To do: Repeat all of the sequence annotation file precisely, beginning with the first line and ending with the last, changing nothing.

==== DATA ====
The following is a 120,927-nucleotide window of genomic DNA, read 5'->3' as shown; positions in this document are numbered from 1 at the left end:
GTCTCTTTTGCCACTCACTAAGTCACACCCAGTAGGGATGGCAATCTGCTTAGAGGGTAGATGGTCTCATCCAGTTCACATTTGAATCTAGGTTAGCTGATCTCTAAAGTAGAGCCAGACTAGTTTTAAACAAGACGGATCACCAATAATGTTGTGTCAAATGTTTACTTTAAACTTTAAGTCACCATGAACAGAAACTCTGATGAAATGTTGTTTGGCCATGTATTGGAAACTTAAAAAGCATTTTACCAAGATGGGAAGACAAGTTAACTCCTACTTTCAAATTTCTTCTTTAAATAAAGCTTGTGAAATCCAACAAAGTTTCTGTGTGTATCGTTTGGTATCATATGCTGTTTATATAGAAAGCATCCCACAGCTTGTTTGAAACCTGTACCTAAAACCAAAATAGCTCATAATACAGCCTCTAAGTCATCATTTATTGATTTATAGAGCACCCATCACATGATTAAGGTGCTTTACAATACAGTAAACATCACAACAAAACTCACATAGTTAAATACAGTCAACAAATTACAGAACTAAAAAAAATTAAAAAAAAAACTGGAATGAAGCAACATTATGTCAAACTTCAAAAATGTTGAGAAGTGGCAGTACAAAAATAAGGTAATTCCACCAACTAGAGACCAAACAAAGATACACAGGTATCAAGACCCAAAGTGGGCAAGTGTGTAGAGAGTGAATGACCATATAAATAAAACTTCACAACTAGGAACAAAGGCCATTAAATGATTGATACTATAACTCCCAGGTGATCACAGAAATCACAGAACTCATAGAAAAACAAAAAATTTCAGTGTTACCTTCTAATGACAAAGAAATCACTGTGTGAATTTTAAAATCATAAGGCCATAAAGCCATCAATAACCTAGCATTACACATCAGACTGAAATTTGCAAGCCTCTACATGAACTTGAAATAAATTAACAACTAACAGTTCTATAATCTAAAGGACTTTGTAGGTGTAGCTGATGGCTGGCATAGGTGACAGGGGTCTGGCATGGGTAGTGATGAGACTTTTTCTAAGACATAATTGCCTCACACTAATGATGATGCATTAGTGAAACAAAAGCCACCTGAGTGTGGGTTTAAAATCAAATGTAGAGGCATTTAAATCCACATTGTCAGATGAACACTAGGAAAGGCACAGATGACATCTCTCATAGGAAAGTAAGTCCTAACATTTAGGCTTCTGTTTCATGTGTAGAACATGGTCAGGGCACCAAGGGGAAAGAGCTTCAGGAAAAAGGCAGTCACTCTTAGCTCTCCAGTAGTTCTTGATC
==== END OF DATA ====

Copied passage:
The following is a 120,927-nucleotide window of genomic DNA, read 5'->3' as shown; positions in this document are numbered from 1 at the left end:
GTCTCTTTTGCCACTCACTAAGTCACACCCAGTAGGGATGGCAATCTGCTTAGAGGGTAGATGGTCTCATCCAGTTCACATTTGAATCTAGGTTAGCTGATCTCTAAAGTAGAGCCAGACTAGTTTTAAACAAGACGGATCACCAATAATGTTGTGTCAAATGTTTACTTTAAACTTTAAGTCACCATGAACAGAAACTCTGATGAAATGTTGTTTGGCCATGTATTGGAAACTTAAAAAGCATTTTACCAAGATGGGAAGACAAGTTAACTCCTACTTTCAAATTTCTTCTTTAAATAAAGCTTGTGAAATCCAACAAAGTTTCTGTGTGTATCGTTTGGTATCATATGCTGTTTATATAGAAAGCATCCCACAGCTTGTTTGAAACCTGTACCTAAAACCAAAATAGCTCATAATACAGCCTCTAAGTCATCATTTATTGATTTATAGAGCACCCATCACATGATTAAGGTGCTTTACAATACAGTAAACATCACAACAAAACTCACATAGTTAAATACAGTCAACAAATTACAGAACTAAAAAAAATTAAAAAAAAAACTGGAATGAAGCAACATTATGTCAAACTTCAAAAATGTTGAGAAGTGGCAGTACAAAAATAAGGTAATTCCACCAACTAGAGACCAAACAAAGATACACAGGTATCAAGACCCAAAGTGGGCAAGTGTGTAGAGAGTGAATGACCATATAAATAAAACTTCACAACTAGGAACAAAGGCCATTAAATGATTGATACTATAACTCCCAGGTGATCACAGAAATCACAGAACTCATAGAAAAACAAAAAATTTCAGTGTTACCTTCTAATGACAAAGAAATCACTGTGTGAATTTTAAAATCATAAGGCCATAAAGCCATCAATAACCTAGCATTACACATCAGACTGAAATTTGCAAGCCTCTACATGAACTTGAAATAAATTAACAACTAACAGTTCTATAATCTAAAGGACTTTGTAGGTGTAGCTGATGGCTGGCATAGGTGACAGGGGTCTGGCATGGGTAGTGATGAGACTTTTTCTAAGACATAATTGCCTCACACTAATGATGATGCATTAGTGAAACAAAAGCCACCTGAGTGTGGGTTTAAAATCAAATGTAGAGGCATTTAAATCCACATTGTCAGATGAACACTAGGAAAGGCACAGATGACATCTCTCATAGGAAAGTAAGTCCTAACATTTAGGCTTCTGTTTCATGTGTAGAACATGGTCAGGGCACCAAGGGGAAAGAGCTTCAGGAAAAAGGCAGTCACTCTTAGCTCTCCAGTAGTTCTTGATC